In a couple of weeks, many of the tools and technologies destined to enhance the lives and livelihoods of future generations will move from development laboratories to the San Jose Convention Center. Indeed, as you read this, ACM is putting the finishing touches on one of its most ambitious events—a specialized futuristic conference to educate and enlighten the public and the profession on life in the next millennium. ACM1: Beyond Cyberspace… A Journey of Many Directions will explore how computing will influence, even determine, the future directions of such diverse fields as biology, oceanography, astrophysics, life sciences, social sciences, and education. Hundreds of leading high-tech firms, schools, and research labs from around the world will exhibit hands-on technologies that would otherwise be unavailable to the public for years. Industry leaders and visionaries will be on hand to offer their predictions of the future roles and responsibilities of computing on a global scale. The conference will be held March 1014; the exposition will be open from March 1013; and Educator’s Day is March 10; see www.acm.org/acm1.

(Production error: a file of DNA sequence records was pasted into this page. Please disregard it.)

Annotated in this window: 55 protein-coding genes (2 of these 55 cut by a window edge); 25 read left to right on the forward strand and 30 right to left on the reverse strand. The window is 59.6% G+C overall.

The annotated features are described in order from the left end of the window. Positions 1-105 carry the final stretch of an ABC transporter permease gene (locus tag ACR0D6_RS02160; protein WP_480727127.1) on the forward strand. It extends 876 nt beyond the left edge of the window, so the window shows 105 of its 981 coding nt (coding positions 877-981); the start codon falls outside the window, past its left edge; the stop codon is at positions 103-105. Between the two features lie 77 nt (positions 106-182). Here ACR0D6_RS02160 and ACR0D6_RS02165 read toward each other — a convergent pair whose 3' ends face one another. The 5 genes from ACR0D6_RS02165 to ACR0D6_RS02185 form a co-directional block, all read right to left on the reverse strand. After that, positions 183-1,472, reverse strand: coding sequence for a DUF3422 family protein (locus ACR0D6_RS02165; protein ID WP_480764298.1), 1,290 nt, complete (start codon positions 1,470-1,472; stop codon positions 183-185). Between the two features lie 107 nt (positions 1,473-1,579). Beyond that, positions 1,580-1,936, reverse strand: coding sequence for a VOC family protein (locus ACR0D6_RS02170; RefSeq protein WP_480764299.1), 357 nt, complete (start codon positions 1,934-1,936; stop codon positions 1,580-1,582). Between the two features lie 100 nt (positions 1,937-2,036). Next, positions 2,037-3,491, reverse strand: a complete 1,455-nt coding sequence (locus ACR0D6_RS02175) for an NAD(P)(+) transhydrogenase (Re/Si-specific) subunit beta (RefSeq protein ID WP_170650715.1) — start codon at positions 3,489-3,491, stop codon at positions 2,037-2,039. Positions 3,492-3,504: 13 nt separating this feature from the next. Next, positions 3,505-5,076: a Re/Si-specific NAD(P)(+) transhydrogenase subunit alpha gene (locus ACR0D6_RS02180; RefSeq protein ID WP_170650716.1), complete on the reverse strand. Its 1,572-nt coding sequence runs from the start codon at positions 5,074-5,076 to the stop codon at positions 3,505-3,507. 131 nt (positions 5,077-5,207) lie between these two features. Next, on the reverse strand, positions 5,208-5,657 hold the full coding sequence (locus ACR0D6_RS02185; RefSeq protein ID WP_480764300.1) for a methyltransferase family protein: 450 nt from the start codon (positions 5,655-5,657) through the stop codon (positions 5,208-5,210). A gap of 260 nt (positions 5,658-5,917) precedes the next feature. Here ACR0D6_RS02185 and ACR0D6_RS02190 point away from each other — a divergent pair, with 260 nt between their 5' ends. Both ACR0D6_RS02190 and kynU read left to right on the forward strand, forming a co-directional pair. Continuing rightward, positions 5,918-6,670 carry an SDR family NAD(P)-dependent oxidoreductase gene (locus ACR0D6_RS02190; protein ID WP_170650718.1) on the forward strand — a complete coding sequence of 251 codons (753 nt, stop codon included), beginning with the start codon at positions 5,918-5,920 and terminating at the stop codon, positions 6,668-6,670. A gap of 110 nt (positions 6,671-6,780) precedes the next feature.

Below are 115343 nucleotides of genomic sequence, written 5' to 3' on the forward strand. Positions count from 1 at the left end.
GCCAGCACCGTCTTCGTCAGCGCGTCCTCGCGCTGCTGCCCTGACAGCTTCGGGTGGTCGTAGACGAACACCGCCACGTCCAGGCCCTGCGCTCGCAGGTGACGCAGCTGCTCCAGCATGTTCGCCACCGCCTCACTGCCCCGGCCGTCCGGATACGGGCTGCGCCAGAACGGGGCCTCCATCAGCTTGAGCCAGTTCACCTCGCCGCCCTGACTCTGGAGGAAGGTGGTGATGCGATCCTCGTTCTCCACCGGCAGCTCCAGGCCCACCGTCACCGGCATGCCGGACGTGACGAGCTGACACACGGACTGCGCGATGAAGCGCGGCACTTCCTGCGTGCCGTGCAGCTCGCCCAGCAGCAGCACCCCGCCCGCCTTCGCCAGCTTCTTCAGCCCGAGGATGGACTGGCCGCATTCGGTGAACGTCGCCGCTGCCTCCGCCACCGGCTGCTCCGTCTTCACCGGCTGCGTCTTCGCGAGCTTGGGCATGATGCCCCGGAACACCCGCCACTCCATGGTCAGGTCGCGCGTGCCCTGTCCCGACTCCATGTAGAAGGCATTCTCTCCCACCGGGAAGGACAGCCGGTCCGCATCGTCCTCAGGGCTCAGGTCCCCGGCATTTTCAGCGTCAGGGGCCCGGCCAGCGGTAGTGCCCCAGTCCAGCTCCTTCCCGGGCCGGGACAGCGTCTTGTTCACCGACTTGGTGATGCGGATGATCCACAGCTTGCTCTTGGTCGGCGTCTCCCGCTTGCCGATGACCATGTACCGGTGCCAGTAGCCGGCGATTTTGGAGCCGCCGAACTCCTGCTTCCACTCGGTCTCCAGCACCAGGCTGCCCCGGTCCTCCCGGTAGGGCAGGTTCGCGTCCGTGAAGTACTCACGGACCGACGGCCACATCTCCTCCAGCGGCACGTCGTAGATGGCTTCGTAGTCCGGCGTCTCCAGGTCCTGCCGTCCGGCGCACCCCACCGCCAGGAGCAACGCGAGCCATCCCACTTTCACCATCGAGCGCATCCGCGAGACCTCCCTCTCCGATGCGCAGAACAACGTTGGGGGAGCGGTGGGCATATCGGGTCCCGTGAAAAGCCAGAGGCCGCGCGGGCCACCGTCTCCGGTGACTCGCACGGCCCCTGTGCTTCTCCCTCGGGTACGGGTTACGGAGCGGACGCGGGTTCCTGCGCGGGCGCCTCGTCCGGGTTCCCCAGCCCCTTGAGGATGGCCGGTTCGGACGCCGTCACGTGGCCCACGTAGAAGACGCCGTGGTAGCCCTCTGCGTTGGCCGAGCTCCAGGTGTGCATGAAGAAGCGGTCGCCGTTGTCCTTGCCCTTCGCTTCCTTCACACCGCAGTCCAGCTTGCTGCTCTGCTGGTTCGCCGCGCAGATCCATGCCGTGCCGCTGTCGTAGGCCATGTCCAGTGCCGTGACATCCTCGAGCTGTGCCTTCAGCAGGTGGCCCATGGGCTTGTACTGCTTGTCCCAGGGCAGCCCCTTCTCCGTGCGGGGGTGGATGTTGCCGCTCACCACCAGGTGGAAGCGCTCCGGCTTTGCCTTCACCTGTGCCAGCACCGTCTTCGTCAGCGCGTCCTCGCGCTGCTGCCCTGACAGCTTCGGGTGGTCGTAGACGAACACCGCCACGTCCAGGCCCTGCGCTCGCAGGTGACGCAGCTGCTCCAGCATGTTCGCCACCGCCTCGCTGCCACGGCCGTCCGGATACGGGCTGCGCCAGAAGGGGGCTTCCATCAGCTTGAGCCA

Inspired by this theme, the Communications staff set out to examine what life may be like in 1,000 years by inviting many of the industry’s leading lights to write essays exploring their personal expectations of the great digital beyond. The response was overwhelming, in fact more than 60 authors contributed to this project and we are extremely honored and appreciative of their participation. As you will see in these essays, the views of the next millennium include a colorful mix of invisibly networked technologies, crash-free software that anticipates the user’s every need, digital immortality and human life spans hundreds of years long, cyborgs and cyberwear, and so much more. You will also read of fears and frustrations regarding the very real potential to abuse and annihilate what has been and will be created. And you will read how none of our dreams and hopes will be realized if we do not do address our educational weaknesses today.
We’ve divided the issue into four sections: Tools and Technologies, Red Flags, Software Solutions, and Education. Each section offers an abundance of ideas and imagery we hope you find illuminating. My deepest gratitude to all whose dedication and determination made this issue about the future a reality.